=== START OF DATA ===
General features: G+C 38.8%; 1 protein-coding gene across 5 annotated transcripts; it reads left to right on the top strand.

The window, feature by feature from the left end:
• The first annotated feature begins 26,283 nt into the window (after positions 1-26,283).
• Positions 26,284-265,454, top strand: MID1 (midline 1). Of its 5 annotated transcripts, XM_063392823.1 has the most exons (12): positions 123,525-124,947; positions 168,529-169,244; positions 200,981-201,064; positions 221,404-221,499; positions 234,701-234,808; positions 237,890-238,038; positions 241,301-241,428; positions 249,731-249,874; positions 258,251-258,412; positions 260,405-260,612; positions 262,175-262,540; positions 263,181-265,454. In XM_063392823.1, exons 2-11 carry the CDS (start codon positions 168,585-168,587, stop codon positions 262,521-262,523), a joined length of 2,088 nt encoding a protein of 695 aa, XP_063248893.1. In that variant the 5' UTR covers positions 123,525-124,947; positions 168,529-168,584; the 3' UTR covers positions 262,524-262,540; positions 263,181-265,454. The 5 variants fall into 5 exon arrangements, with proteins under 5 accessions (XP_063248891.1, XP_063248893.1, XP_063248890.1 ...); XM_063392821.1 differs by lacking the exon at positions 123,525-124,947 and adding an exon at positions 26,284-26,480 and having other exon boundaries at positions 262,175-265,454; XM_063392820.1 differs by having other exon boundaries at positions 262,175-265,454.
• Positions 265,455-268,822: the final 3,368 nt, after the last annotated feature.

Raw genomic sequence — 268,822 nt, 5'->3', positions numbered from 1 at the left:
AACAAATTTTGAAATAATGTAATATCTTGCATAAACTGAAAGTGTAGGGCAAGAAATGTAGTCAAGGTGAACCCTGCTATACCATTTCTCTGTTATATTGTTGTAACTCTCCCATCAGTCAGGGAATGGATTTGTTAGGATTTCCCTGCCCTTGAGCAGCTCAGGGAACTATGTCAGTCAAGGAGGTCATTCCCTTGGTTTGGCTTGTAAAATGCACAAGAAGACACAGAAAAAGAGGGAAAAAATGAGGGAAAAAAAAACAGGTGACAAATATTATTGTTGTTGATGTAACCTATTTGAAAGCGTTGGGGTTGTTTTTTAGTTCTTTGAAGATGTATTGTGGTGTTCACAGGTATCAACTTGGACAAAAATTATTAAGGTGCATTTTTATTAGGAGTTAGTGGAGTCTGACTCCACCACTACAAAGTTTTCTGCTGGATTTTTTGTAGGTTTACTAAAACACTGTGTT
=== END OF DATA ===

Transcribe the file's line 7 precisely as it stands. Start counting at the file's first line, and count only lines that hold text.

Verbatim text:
AACAAATTTTGAAATAATGTAATATCTTGCATAAACTGAAAGTGTAGGGCAAGAAATGTAGTCAAGGTGAACCCTGCTATACCATTTCTCTGTTATATTGTTGTAACTCTCCCATCAGTCAGGGAATGGATTTGTTAGGATTTCCCTGCCCTTGAGCAGCTCAGGGAACTATGTCAGTCAAGGAGGTCATTCCCTTGGTTTGGCTTGTAAAATGCACAAGAAGACACAGAAAAAGAGGGAAAAAATGAGGGAAAAAAAAACAGGTGACAAATATTATTGTTGTTGATGTAACCTATTTGAAAGCGTTGGGGTTGTTTTTTAGTTCTTTGAAGATGTATTGTGGTGTTCACAGGTATCAACTTGGACAAAAATTATTAAGGTGCATTTTTATTAGGAGTTAGTGGAGTCTGACTCCACCACTACAAAGTTTTCTGCTGGATTTTTTGTAGGTTTACTAAAACACTGTGTT